Home TV Shows Reviews ‘The Summer I Turned Pretty’ Season 2 Review - Starts Strong But Becomes Tedious Later

‘The Summer I Turned Pretty’ Season 2 Review - Starts Strong But Becomes Tedious Later

In Season 2, when an unexpected guest threatens the future of Susannah’s treasured home, Belly must gather the gang and determine once and for all where her heart lies.

Vikas Yadav - Wed, 12 Jul 2023 15:28:46 +0100 3100 Views
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The Summer I Turned Pretty is one of those shows I immediately detested with all my heart. When I saw the show last year, I despised it to such an extreme extent that I couldn't go beyond the first episode. However, a few days back, I found out that a second season was arriving soon on Prime Video, and I would have to write its review. So I composed myself, took a deep breath, and returned to Season 1. I was surprised to discover that it actually got better after that terrible introduction. It has some flaws, but by the end, I was looking forward to the new episodes. Unfortunately, as soon as I pressed the play button, my eagerness didn't take much time to wither. If Season 1 went from being terrible to enjoyable, Season 2 walks in the opposite direction. It has a strong start but becomes tedious later.

Let's begin with the positives first. There is a vibrant scene set at a carnival (featuring an unexciting tower of terror). I liked how casually (and powerfully) we are told that Susannah (Rachel Blanchard) is no more. All that reassurance and optimism during the final moments of the first season didn't manage to change the fate of this woman. Season 2 gives the impression that it's going to be mature. That there is no time for parties and pastimes anymore. The harsh reality of life must be accepted. You cannot cure something like cancer through hope. Death cannot be deterred, and it's tough to cope with the loss of your loved one. In Season 2, grief hangs in the air as characters try to come to terms with the fact that Susannah is not there with them. Just notice how her name keeps coming up during normal discussions.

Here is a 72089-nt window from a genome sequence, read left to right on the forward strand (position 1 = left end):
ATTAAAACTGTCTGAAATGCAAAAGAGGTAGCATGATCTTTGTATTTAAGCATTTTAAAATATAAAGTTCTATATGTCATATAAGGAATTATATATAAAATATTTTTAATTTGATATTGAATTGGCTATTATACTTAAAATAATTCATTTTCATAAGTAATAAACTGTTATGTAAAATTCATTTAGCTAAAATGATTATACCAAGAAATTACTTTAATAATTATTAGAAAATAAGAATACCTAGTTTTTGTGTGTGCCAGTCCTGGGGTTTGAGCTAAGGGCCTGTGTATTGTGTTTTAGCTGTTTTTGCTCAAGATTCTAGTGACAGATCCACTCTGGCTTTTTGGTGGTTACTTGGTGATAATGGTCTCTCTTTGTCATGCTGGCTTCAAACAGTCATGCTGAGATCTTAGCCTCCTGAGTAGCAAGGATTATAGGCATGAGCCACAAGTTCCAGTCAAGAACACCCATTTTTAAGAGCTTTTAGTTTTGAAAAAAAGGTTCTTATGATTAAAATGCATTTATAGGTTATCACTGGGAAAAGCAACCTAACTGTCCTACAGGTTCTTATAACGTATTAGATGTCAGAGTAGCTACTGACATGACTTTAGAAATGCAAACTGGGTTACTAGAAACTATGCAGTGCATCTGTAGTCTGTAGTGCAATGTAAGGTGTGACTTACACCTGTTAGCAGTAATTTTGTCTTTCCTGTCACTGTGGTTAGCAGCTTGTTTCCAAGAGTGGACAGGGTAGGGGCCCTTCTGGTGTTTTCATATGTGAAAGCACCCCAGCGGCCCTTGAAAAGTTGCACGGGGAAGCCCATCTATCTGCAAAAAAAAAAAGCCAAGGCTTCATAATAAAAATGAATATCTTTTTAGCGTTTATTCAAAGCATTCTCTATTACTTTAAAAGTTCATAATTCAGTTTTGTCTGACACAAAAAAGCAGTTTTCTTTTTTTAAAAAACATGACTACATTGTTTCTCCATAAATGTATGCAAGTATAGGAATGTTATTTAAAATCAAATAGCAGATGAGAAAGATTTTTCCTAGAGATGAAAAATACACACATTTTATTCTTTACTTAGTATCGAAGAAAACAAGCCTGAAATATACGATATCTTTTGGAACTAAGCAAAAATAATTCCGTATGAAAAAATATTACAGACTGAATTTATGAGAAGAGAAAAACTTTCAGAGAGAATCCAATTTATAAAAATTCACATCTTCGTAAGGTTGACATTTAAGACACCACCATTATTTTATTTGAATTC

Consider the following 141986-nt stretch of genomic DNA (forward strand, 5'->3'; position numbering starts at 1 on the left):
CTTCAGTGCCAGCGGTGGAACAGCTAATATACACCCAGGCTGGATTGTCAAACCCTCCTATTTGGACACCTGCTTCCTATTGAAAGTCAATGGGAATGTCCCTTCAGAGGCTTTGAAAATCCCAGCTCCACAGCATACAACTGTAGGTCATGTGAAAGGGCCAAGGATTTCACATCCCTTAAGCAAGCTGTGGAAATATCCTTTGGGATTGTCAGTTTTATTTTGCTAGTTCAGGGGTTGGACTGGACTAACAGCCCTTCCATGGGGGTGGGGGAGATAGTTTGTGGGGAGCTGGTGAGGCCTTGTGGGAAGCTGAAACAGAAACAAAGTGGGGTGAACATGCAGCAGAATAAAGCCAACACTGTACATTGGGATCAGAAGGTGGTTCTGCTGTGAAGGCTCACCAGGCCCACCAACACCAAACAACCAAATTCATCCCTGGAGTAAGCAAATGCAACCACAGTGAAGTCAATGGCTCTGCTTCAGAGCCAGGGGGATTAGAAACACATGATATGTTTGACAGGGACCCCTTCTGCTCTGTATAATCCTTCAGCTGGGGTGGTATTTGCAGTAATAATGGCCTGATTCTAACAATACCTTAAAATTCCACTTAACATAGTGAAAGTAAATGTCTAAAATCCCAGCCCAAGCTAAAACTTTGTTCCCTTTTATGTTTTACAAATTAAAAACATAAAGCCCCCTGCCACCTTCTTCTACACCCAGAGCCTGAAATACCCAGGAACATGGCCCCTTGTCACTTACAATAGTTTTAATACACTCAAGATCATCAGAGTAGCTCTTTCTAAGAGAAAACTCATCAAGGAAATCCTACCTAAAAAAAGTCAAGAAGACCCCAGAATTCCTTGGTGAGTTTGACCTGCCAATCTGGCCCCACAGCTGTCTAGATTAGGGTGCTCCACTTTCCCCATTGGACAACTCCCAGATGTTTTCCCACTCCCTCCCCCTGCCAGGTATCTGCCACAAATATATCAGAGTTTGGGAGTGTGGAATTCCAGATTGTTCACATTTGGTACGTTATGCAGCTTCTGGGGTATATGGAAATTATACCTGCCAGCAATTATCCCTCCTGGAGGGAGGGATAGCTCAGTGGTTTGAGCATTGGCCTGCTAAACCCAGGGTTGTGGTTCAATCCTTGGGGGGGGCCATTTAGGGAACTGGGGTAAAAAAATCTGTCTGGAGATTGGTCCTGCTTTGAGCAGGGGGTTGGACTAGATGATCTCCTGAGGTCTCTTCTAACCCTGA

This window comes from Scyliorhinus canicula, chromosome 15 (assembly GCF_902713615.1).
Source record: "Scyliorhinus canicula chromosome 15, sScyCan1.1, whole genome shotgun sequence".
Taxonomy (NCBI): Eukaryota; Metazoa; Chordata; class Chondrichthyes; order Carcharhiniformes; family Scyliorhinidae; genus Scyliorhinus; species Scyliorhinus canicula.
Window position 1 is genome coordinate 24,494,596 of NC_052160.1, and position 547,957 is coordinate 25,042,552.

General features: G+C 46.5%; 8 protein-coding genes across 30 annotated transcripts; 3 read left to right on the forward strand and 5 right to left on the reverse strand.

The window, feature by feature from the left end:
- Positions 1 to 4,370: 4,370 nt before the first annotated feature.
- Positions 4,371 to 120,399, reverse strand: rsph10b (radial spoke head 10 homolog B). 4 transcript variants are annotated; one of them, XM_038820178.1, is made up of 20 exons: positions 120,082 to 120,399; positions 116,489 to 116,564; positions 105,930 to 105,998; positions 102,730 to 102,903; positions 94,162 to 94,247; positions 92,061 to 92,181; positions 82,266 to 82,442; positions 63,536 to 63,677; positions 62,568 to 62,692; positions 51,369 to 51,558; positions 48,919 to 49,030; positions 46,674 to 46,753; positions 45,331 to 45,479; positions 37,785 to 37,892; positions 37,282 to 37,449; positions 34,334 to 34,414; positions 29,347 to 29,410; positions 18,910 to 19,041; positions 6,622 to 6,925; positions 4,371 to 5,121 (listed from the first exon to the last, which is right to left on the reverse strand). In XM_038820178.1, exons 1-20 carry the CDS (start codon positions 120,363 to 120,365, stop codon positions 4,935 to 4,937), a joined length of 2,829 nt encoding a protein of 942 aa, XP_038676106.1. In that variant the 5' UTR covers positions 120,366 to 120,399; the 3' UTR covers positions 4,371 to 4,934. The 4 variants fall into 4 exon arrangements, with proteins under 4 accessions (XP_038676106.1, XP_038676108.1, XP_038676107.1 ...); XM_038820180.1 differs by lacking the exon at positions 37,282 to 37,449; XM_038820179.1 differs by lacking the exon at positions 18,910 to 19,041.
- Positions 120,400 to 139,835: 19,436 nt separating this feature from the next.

After establishing itself as a "grown-up," the second season keeps destroying our expectations through sloppy choices. One of the major threads here concerns Belly (Lola Tung) and her gang doing their best to stop their aunt (Kyra Sedgwick) from selling their summer house in Cousins. Given our initial beliefs about this second season, we think this house will be sold, and the kids will have to move on. However, this complication is solved through the lamest device possible: Brief speeches. In fact, Season 2 takes care of many other obstacles using this feeble method. The "mother you were absent" drama, the "father you are not helping much" drama, and the "you cannot sell this house" drama are all neatly wrapped up through short, superficial chats/confrontations. Even Belly is allowed to play volleyball again after making a promise which is unremarkably delivered. The voiceover is again unevenly distributed.

Of course, the "house for sale" thing is merely deployed to bring all the dramatis personae together. It doesn't matter if the teenagers get to spend another summer in their favorite house or not. The Summer I Turned Pretty doesn't capture its setting sharply or with verve. The background mostly looks flat. The characters can have a vacation in New York City for all we care. We aren't invested in their mission because we never felt we are in the same space with them. With movies like Gamak Ghar, you become nostalgic and long for a bygone era. You are filled with melancholic pain when you observe that abandoned abode in the end. We would have rooted for the family members in Achal Mishra's film if they had wanted to retain their residence. But in The Summer I Turned Pretty, the dwelling is just another drab backdrop for the characters to do their affairs and shenanigans. Everything is impersonal. The only magical element in this show is the way its title appears inside the swimming pool amidst starry yellow lights and a wistful tune. If only the rest of the series had contained such sensational powers.

Almost every frame in the second season is dull and lifeless. The love triangle involving Belly, Jeremiah (Gavin Casalegno), and Conrad (Christopher Briney) is even worse. Their bond goes through repetitious beats, and you just throw your hands up. It doesn't matter if Belly chooses Conrad or Jeremiah. You don't give a damn after Belly gets her heart broken for what seems like the millionth time. This has to be one of the most lousy romantic entanglements ever. And then, you have Belly's brother Steven (Sean Kaufman), who constantly mentions he is going to Princeton. It's good that he incessantly reminds us because none of the characters here seem to have ever set foot inside a classroom. Yet, they dream of going to Ivy League Universities and even manage to pass the exams. If you can digest all this, you will definitely enjoy this show. I found it all to be sorely unconvincing. I couldn't even buy Season 2 as "dumb fun." For me, it was just exhausting and daft.

Final Score- [5/10]
Reviewed by - Vikas Yadav
Follow @vikasonorous on Twitter
Publisher at Midgard Times
Note: All eight episodes are screened for this review.
Premiere Date: July 14, 2023, on Prime Video with the first three episodes, followed by one episode every Friday.



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